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Norsepower Rotor Sails delivered 8.2% fuel savings in year-long sea trials

Norsepower Oy Ltd., together with project partners Maersk Tankers, Energy Technologies Institute (ETI) and Shell International Trading and Shipping Company Ltd., announced successful trial results of two Norsepower Rotor Sails onboard the Maersk Tankers product tanker, Maersk Pelican.


The Rotor Sails are large, cylindrical mechanical sails that spin to create a pressure differential, the Magnus Effect, that propels the vessel forward (earlier post); in this instance a Maersk Tankers’ Long Range 2 (LR2) product tanker vessel.

The Rotor Sails deliver auxiliary wind propulsion to the vessel—which has operated in conditions ranging from tropical climate to arctic conditions in Europe, Middle East, Asia and Australia—thereby optimizing energy efficiency and reducing fuel consumption.

The Rotor Sails were installed onboard Maersk Pelican in August 2018. As part of the test, the aggregated total fuel saved from 1 September 2018 to 1 September 2019 was 8.2% savings. This is equivalent to approximately 1,400 tonnes of CO2. The savings were confirmed by comparing detailed performance information to a baseline established with full scale measurements and computational analysis done for the vessel prior the Rotor Sail installation.

Independent experts from Lloyd’s Register’s (LR’s) Ship Performance Group have analyzed and validated the performance data during the project to ensure an impartial assessment. In addition, technical and operational insights for performance studies will also be published.

Maersk Tankers and the industry have developed and tested a number of technological solutions, which contribute to reducing fuel consumption and associated emissions. We see wind technology as one of the technologies that can give us a real breakthrough in reducing CO2 and help us achieve our emission-reduction target of 30% by 2021. We will closely follow the development around the financial and commercial viability of the technology for potential future installations on some of our other larger vessels, while we have decided that Maersk Pelican will continue to sail with the Rotor Sails.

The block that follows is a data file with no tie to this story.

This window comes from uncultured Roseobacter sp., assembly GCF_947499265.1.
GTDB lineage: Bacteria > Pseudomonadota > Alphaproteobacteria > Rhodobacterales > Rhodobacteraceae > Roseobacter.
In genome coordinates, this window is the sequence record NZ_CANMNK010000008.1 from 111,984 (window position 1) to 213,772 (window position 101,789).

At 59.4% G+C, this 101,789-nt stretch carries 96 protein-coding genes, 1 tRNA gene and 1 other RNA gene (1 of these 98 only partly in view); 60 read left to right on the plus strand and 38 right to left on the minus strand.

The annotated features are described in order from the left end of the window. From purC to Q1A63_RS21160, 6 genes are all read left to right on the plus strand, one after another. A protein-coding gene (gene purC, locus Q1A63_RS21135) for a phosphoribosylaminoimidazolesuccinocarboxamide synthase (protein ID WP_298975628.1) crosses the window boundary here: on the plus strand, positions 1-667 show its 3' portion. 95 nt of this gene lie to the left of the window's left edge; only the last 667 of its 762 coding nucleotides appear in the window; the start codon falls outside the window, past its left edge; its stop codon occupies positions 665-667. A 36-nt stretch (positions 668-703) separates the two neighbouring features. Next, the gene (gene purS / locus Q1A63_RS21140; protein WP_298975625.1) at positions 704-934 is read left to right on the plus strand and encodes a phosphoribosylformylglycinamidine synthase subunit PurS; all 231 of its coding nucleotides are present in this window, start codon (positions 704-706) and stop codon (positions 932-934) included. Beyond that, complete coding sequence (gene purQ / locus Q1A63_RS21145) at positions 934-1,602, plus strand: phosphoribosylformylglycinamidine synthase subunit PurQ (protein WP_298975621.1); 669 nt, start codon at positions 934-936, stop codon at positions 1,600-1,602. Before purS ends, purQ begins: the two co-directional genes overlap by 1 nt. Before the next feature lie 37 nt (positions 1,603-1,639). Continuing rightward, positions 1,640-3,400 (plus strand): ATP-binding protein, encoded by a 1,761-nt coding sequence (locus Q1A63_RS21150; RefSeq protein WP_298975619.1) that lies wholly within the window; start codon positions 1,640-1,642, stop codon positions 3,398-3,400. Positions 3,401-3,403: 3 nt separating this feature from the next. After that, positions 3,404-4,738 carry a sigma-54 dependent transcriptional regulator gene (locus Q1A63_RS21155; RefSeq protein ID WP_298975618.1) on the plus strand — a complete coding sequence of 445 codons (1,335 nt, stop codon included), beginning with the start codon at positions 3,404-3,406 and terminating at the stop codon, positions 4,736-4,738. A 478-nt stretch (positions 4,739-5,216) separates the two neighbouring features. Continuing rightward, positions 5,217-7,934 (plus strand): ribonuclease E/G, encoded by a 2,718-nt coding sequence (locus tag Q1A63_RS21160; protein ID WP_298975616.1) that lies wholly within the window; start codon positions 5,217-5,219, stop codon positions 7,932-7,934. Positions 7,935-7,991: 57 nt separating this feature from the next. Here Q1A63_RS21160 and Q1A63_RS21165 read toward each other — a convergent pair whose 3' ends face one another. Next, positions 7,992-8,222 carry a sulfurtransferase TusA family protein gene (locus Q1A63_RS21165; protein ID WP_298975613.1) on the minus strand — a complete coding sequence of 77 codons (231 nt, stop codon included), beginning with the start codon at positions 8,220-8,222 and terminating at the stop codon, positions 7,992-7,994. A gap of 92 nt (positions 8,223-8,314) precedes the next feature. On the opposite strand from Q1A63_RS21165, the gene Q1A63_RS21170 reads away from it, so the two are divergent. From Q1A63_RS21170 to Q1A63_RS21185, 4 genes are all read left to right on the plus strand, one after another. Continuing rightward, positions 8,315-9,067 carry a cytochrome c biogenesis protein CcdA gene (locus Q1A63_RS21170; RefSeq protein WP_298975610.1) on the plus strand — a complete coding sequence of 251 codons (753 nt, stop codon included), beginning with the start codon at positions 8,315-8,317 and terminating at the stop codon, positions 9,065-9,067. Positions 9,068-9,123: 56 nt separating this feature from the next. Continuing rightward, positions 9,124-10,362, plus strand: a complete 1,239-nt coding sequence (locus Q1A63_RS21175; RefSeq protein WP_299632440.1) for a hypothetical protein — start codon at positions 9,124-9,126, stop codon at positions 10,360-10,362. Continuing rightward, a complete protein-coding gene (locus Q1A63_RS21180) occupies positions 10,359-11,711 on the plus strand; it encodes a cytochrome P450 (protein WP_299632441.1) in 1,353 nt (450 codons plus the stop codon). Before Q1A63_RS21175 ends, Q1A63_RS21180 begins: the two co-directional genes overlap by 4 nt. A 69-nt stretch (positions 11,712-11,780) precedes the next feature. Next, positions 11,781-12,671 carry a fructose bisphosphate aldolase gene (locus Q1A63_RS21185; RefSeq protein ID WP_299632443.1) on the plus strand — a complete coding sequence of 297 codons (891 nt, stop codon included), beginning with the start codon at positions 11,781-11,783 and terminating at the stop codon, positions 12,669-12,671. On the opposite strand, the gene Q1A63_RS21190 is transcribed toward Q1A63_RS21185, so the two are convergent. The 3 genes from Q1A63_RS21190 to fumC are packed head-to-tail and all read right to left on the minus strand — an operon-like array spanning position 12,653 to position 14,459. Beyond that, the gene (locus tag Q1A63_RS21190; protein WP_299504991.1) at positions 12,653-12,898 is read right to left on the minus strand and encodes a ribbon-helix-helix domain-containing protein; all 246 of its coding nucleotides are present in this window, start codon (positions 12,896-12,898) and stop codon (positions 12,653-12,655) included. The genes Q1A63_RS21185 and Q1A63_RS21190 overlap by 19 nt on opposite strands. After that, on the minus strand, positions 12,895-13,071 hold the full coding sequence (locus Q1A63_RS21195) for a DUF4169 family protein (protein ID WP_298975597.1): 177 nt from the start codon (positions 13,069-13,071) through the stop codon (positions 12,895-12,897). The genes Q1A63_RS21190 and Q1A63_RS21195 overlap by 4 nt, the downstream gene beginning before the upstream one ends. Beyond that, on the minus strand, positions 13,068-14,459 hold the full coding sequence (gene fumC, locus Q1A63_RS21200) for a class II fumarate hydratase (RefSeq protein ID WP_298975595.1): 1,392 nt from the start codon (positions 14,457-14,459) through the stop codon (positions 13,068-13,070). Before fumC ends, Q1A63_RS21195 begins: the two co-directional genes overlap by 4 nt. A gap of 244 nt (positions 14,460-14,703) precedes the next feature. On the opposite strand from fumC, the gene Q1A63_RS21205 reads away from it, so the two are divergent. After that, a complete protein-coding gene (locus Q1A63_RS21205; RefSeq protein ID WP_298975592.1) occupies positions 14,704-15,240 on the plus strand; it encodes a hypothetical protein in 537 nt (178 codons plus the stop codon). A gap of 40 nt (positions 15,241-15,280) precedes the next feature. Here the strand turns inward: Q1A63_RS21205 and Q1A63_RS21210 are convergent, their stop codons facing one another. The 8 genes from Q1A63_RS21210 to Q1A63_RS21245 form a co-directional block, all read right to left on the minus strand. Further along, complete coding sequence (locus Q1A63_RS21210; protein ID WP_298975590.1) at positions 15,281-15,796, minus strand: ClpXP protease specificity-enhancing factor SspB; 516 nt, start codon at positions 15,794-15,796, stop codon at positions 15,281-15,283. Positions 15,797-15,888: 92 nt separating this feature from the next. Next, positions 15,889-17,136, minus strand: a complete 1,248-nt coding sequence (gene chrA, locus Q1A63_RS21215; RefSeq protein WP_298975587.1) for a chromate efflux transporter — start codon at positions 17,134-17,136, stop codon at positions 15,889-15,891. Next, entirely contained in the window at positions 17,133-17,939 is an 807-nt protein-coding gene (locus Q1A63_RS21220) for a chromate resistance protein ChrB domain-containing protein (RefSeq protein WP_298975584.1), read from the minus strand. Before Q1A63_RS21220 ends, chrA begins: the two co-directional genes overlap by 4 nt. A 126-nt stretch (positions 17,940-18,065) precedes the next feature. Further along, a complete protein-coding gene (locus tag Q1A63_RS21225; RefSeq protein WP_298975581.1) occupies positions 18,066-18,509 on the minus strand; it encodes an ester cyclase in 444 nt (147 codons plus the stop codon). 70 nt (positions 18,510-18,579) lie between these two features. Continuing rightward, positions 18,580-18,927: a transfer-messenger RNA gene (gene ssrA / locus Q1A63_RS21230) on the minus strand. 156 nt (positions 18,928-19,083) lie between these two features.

—Tommy Thomassen, Chief Technical Officer at Maersk Tankers

In a simulation model, Norsepower shows that the currently installed Rotor Sails operating in global average wind conditions of all shipping routes yield a savings potential up to 12% on fuel and emissions, including CO2. Based on the same simulation model, Norsepower estimates that applying Rotor Sail technology to the entire global tanker fleet would reduce annual CO2 emissions by more than 30 million metric tonnes, which corresponds to emissions of about 15 million passenger cars.

Norsepower’s Rotor Sail solution is the first data-verified and commercially operational auxiliary wind propulsion technology available for the global maritime industry. When wind conditions are favourable the main engines can be throttled back, saving fuel and reducing emissions, while maintaining speed and voyage time. Each Norsepower Rotor Sail is made using lightweight composite sandwich materials, which ensure the Rotor Sail remains well-balanced and offers a hi-tech, low maintenance solution.



The way I understand it this is basically like throwing a curve ball. I wonder if you put two such towers on opposite ends of a beam with a pivot point in the middle could get any rotation around the pivot point?


Seems o be a relatively low cost way to reduce fossil fuel usage, pollution and GHGs from large ships? Cleaner fuels may to the rest?


It is the Magnus effect, proven to work a long time ago.

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